However, he questioned whether their sentences should be imposed.

Justice Frank Cole dismissed the appeals against conviction of the protesters, saying his examination of the judges’ reasoning failed to turn up errors sufficient to overturn the convictions.

He said all the judges properly rejected the “colour of right” defence put forward during the trials by lawyers for the accused, correctly weighing the legal principles as they did so.

Cole frequently quoted from the reasons for conviction from the trial judges, who said while the protesters argued they believed their actions were lawful, the evidence suggested they knew otherwise.

The judges said deeply held beliefs about aboriginal title are not the same as a sense of ownership.

The convictions for intimidation, mischief and blockading a highway stemmed from two roadblocks in August and December 2001. In both instances the highway to the resort was closed for short periods of time. In the August incident, an excavator was also surrounded and prevented from working.

During the trial, lawyers argued the defendants violated no criminal laws because they honestly believed Canadian law gave them aboriginal ownership of the land in question.

After dismissing the appeals, Justice Cole questioned whether the protesters need to be punished in the fashion ordered by the trial judges, adding sentences that may have seemed fit at the time of conviction may no longer be appropriate.

Some of the protesters were given jail terms of up to 45 days, or handed conditional sentences or probation.

Cole asked prosecutor Don Mann if there is a need to proceed with two planned sentence appeals, suggesting the protesters may have already been sufficiently punished.

“These people have had their liberty restrained for three years,” said Cole, referring to bail conditions imposed after their arrests and after the sentences were set aside pending the appeals.

“What more does the Crown want? What concerns me is these matters are three years old. The passage of time affects sentence. What was appropriate three years ago may not be appropriate today.”

Mann said there must have been good reason for the judges to impose the penalties they did, and to simply overturn those sentences now may send the wrong message.

“One has to be mindful of general deterrence,” said Mann.

Cole, with hesitation, agreed to adjourn the question of what to do about the sentences for the convicted blockaders to allow lawyers to prepare arguments. A hearing is expected in December.

In the hallway outside the courtroom, Art Manuel, chief of the Neskonlith Indian Band at the time of the blockades, said regardless of the outcome, the protesters delivered their message.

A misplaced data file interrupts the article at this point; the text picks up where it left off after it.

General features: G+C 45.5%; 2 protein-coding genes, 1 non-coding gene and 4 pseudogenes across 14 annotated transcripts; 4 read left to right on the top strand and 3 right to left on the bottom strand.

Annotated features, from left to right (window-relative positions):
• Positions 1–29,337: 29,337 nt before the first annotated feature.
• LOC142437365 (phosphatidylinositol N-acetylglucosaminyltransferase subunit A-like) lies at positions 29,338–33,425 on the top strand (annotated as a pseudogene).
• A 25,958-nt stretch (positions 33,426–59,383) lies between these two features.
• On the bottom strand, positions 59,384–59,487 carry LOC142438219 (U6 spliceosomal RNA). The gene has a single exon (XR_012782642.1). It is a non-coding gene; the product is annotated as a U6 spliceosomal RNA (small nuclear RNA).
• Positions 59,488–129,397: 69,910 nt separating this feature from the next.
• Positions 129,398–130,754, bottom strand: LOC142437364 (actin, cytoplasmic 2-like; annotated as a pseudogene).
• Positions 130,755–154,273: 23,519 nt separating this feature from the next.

“It’s a very political decision,” said Manuel. “Sun Peaks is putting a lot of pressure on the government and the courts to stop blockades.

Wednesday, November 10, 2004

Stop nuclear power in New Brunswick

Here's an easy way to send a fax to the Premier of New Brunswick, and the Minister of Energy, about the Point Lepreau nuclear power generation facility.

Sunday, November 07, 2004

The Spanish CGT - the new anarcho-syndicalism

by Larry Gambone

I was well received by the International Relations representative of the
CGT, (Confederacion General de Trabajo) Angel Bosqued. At first he thought I
might be a member of NEFAC as they had recently done a tour of Europe, but I
explained that I was only representing myself. We talked for about an hour
and I learned a great deal about the history and practices of the CGT. I
told him that people in the English-speaking world know almost nothing about
contemporary Spanish anarcho-syndicalism and I, in my small way, would do
what ever was possible to change that situation. He gave me a pile of CGT
literature and took me on a tour of the Barcelona CGT headquarters.

The headquarters was very impressive, consisting of the top floors of a ten
or eleven story building. Each of the individual industrial unions, such as
teachers, metal workers or communications workers, has its own office. There
are several larger meeting rooms, offices of the Salvador Segui Foundation
(a CGT cultural grouping) and a bar-cafeteria with a tiled outdoor lounging
area. This has a wonderful view of Barcelona as it is on the ninth floor.
Next we went to the archives and library that comprised much of the tenth
floor. The library alone consists of some 10,000 volumes on anarchism,
syndicalism and related topics.

Now the CGT is not some tiny anarchist sect with a dozen members, but is the
representative of some one million workers. The Confederation is found in
every corner of Spain, and is in fact, the third largest trade union
grouping, only exceeded by the Socialist UGT and the Communist CCOO. The CGT
is strong among bank workers, television, postal and hotel workers, but also
has support among teachers, chemical workers, graphic artists, and cleaning

The Confederation is composed of two basic structures, geographical and
industrial. At the base lies the local union which is autonomous. Where
there are 75 or more members in a vicinity they can form a union local
which is open to all trades. Locals federate together at the city level, or